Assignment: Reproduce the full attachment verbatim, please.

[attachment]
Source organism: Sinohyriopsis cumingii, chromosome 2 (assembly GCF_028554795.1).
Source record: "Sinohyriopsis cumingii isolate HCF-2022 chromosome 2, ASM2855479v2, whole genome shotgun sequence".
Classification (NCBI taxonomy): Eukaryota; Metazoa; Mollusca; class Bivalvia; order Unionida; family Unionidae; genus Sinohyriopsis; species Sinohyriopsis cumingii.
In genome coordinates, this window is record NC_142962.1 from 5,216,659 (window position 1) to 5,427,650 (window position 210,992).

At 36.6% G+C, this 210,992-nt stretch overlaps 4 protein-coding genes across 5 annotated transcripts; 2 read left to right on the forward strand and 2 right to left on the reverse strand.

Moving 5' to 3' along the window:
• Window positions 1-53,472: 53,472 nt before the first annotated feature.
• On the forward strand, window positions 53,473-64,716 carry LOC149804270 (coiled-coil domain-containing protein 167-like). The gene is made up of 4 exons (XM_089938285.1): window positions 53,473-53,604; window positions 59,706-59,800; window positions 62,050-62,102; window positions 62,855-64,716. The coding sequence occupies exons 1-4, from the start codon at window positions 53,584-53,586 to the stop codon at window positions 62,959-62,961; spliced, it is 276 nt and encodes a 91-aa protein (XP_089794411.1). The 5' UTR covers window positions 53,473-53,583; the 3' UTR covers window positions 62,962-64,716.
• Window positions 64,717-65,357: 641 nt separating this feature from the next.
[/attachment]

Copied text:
Source organism: Sinohyriopsis cumingii, chromosome 2 (assembly GCF_028554795.1).
Source record: "Sinohyriopsis cumingii isolate HCF-2022 chromosome 2, ASM2855479v2, whole genome shotgun sequence".
Classification (NCBI taxonomy): Eukaryota; Metazoa; Mollusca; class Bivalvia; order Unionida; family Unionidae; genus Sinohyriopsis; species Sinohyriopsis cumingii.
In genome coordinates, this window is record NC_142962.1 from 5,216,659 (window position 1) to 5,427,650 (window position 210,992).

At 36.6% G+C, this 210,992-nt stretch overlaps 4 protein-coding genes across 5 annotated transcripts; 2 read left to right on the forward strand and 2 right to left on the reverse strand.

Moving 5' to 3' along the window:
• Window positions 1-53,472: 53,472 nt before the first annotated feature.
• On the forward strand, window positions 53,473-64,716 carry LOC149804270 (coiled-coil domain-containing protein 167-like). The gene is made up of 4 exons (XM_089938285.1): window positions 53,473-53,604; window positions 59,706-59,800; window positions 62,050-62,102; window positions 62,855-64,716. The coding sequence occupies exons 1-4, from the start codon at window positions 53,584-53,586 to the stop codon at window positions 62,959-62,961; spliced, it is 276 nt and encodes a 91-aa protein (XP_089794411.1). The 5' UTR covers window positions 53,473-53,583; the 3' UTR covers window positions 62,962-64,716.
• Window positions 64,717-65,357: 641 nt separating this feature from the next.